Table III. Anomaly trends per decade for observations and reanalysis and the resulting OMRs as a function of AVHRR land cover types (units: °C)
Land cover typesArea (%)USHCN-ANARROMR
  1. All trends are significant at the 5% confidence level with the exception of the NARR trends for bare and grassland types.

Closed shrubland8.840.2820.301− 0.019
Deciduous broadleaf forest2.760.2580.357− 0.099
Evergreen needleleaf forest10.970.2650.2310.034
Mixed forest5.320.2890.323− 0.034
Open shrubland17.840.2810.2570.024
Wooded grassland12.890.2660.284− 0.018

We analysed decadal OMR trends based on LULC changes defined by the National Land Cover Database (NLCD) 1992/2001 Retrofit Land Cover Change in 65 mapping zones over the CONUS (Figure 7(b)). Decadal OMR trends for LULC types that did not change are presented in Figure 8. Barren, urban areas and grass/shrublands show the largest warming (0.077, 0.058 and 0.054 °C respectively). Forests exhibit a less pronounced warming (0.031 °C). On the basis of the AVHRR dataset, most of the forest warming can be attributed to evergreen needleleaf forests. In contrast, there is a cooling of − 0.075 °C over agricultural lands. OMR trends derived from the NLDC dataset are larger in magnitude than the AVHRR trends, and the values for each LULC type are significantly different, as attested by their error bars (95% confidence interval).

Figure 8.

Decadal OMR trends of NLCD LULC types that did not change during 1992–2001. Error bars denote 95% confidence intervals

As shown in Figure 9(a), almost all areas that have experienced urbanization are associated with positive OMR trends (indicative of warming), with values ranging form 0.103 °C (conversion from agriculture to urban) to 0.066 °C (from forest to urban). The only exception is the conversion from barren areas, which shows a slight cooling (−0.014 °C), and although this trend may be questionable because of a small sample size, it agrees with the results of Lim et al. (2005, 2008) who observed the largest OMR trends in barren areas, followed by urban areas. These results are consistent with findings from studies such as Kukla et al. (1986), Arnfield (2003), Zhou et al. (2004) and Hale et al. (2006, 2008) that document the warming often associated with urbanization.

Figure 9.

(a) Decadal OMR trends of NLCD LULC types that were converted to urban during 1992–2001, (b) except for barren lands, (c) except for forests,(d) except for grasslands/shrublands, (e) except for agriculture. Error bars denote 95% confidence intervals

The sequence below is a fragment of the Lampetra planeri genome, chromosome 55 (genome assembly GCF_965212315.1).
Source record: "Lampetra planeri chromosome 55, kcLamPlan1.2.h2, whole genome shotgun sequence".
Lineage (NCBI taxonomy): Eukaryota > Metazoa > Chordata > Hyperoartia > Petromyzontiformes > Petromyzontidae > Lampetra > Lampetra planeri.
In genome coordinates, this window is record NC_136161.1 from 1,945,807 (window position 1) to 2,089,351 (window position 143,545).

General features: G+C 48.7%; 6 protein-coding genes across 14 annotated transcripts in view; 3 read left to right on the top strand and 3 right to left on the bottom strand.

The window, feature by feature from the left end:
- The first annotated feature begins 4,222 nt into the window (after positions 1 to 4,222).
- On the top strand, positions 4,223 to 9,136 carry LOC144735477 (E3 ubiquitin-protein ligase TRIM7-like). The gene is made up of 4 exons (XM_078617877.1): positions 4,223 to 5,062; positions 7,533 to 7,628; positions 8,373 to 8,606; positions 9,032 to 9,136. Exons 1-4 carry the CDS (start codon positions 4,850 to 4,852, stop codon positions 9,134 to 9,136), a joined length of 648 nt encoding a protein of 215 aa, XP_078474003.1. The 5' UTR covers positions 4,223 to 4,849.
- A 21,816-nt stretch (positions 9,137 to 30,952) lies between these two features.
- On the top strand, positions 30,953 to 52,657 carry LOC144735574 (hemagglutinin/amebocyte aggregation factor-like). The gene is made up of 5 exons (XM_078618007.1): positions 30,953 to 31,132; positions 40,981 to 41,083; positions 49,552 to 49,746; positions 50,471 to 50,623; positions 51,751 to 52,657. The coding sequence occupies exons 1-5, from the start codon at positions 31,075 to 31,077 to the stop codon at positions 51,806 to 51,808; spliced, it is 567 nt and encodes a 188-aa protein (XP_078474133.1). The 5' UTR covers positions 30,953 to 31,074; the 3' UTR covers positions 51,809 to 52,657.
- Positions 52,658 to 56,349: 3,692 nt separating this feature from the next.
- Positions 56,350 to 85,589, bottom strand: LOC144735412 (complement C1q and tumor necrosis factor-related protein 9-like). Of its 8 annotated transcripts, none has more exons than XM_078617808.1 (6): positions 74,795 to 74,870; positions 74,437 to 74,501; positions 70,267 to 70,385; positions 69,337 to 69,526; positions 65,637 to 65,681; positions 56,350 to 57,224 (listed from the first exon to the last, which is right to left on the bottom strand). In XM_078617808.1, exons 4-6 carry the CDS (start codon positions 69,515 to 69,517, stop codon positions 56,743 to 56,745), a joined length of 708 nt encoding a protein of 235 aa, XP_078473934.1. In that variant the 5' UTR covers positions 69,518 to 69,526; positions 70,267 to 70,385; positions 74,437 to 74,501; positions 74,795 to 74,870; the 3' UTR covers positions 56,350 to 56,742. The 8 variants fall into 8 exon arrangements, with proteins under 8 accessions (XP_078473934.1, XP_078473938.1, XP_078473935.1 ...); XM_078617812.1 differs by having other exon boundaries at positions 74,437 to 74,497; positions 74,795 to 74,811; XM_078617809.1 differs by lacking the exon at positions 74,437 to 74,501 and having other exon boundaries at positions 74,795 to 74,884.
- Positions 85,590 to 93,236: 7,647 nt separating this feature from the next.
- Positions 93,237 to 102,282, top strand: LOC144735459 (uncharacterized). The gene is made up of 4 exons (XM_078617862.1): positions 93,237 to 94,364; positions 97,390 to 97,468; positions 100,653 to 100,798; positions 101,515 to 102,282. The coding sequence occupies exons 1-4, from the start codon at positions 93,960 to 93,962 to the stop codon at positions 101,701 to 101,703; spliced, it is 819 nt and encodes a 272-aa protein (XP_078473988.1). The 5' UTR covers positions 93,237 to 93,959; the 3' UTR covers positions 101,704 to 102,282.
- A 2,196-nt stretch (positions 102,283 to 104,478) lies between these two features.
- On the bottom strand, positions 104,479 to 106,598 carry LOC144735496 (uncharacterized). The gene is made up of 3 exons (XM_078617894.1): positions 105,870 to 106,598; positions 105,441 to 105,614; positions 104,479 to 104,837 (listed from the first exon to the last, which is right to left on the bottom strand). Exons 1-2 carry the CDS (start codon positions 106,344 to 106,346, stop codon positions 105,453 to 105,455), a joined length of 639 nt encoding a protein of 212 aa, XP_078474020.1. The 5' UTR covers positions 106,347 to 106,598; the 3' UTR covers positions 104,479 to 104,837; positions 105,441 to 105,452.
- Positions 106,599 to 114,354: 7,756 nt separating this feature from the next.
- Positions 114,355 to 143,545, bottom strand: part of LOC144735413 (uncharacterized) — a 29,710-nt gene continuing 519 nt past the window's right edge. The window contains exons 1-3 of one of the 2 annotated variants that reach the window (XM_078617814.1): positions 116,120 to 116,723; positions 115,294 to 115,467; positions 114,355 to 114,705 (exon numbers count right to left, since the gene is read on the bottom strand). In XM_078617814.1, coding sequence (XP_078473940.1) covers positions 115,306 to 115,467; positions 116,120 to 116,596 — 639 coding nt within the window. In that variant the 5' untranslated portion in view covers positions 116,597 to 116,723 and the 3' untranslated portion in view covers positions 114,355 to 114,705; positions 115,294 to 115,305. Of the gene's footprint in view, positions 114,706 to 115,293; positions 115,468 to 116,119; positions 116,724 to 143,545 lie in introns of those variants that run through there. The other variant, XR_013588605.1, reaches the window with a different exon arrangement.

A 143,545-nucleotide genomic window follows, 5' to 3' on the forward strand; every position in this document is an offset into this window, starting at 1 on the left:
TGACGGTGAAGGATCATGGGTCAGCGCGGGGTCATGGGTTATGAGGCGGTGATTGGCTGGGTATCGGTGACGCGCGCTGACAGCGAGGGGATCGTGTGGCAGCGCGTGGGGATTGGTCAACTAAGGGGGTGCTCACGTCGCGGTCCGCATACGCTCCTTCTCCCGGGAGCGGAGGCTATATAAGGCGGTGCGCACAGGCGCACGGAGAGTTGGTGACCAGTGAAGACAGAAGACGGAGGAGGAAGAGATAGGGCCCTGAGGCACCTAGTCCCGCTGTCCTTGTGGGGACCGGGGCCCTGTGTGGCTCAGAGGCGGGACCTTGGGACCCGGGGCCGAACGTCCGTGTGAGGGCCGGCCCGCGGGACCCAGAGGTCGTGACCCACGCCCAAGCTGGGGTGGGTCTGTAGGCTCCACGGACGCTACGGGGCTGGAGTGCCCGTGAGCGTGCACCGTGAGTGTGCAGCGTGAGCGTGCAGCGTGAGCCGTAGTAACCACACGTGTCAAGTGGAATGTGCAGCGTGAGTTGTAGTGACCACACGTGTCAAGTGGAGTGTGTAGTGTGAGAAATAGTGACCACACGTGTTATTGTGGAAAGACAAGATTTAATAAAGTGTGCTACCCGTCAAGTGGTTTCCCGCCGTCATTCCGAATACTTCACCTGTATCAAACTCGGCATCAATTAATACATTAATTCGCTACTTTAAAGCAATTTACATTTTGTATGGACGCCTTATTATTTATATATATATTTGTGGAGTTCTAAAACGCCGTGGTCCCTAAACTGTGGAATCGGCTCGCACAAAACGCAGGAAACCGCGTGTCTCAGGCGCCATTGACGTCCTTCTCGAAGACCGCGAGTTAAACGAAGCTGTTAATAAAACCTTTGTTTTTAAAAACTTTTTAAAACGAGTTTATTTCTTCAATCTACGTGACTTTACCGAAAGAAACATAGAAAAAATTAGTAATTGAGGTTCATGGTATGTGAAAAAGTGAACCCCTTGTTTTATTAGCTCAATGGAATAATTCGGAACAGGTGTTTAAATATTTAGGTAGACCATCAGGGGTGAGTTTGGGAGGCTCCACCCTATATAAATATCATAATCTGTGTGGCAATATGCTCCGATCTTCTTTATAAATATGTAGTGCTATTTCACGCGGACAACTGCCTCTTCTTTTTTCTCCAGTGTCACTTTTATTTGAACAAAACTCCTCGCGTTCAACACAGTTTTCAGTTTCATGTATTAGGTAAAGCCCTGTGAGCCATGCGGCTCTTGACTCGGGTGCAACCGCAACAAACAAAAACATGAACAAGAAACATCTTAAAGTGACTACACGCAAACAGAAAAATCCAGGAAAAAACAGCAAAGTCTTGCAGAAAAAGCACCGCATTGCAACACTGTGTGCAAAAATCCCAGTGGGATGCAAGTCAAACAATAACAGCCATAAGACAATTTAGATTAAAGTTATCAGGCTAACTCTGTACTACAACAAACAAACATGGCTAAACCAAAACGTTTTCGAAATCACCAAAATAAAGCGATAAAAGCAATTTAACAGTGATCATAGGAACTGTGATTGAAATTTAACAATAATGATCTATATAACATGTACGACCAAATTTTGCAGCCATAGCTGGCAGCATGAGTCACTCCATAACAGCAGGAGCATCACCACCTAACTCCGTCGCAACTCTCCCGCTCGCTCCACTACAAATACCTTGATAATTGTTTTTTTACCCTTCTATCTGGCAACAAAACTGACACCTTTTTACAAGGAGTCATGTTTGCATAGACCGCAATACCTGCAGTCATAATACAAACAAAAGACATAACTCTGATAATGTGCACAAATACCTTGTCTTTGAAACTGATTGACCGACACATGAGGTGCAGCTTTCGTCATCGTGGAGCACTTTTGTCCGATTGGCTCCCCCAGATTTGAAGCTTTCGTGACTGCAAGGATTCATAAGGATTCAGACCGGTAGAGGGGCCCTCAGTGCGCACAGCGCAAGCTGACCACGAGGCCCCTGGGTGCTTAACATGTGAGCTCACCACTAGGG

Conversion to barren lands (Figure 9(b)) generally resulted in surface warming for all areas that were initially vegetated. The largest warming occurred in areas that changed from agriculture to barren (0.085 °C). Only moderate warming occurred in areas that shifted from forest (0.041 °C) and grass/shrub (0.039 °C). A slight cooling is recorded for locations that were initially in urban settings (−0.018 °C), but this estimate is uncertain, as attested by the large confidence intervals. Deforestation results in warming because of the shift of the surface energy partitioning into more sensible and less latent heat (Chagnon, 1992; Foley et al., 2005). However, unlike studies that point to a significant increase in temperature for areas that experienced deforestation (e.g. Sud et al., 1996; Lean and Rowntree, 1997; Werth and Avissar, 2004), our results suggest that only moderate warming occurred in deforested areas over the United States. Moreover, the relatively large standard deviation in this change class (0.41 °C) shows a great variability within areas that experienced deforestation.

Conversion to forest (Figure 9(c)) shows mixed results: croplands and bare soils that shifted to forests show a moderate or small warming (0.041 and 0.018 °C respectively), while areas that were previously grassland/shrubland and urban have slightly negative OMRs (−0.016 and − 0.019 °C respectively). The largest variability is found in areas that shifted from grassland/shrubland to forest (standard deviation: 0.36 °C). Results for areas that were previously urban have less reliability due to a small sample size. The warming effect of lower surface albedo that results from afforestation (Betts 2000; Feddema et al., 2005; Gibbard et al., 2005; Betts et al., 2007) was not seen in our results. Similarly, Hale et al. (2008) did not find a clear pattern in areas that experienced a clearcutting of forests.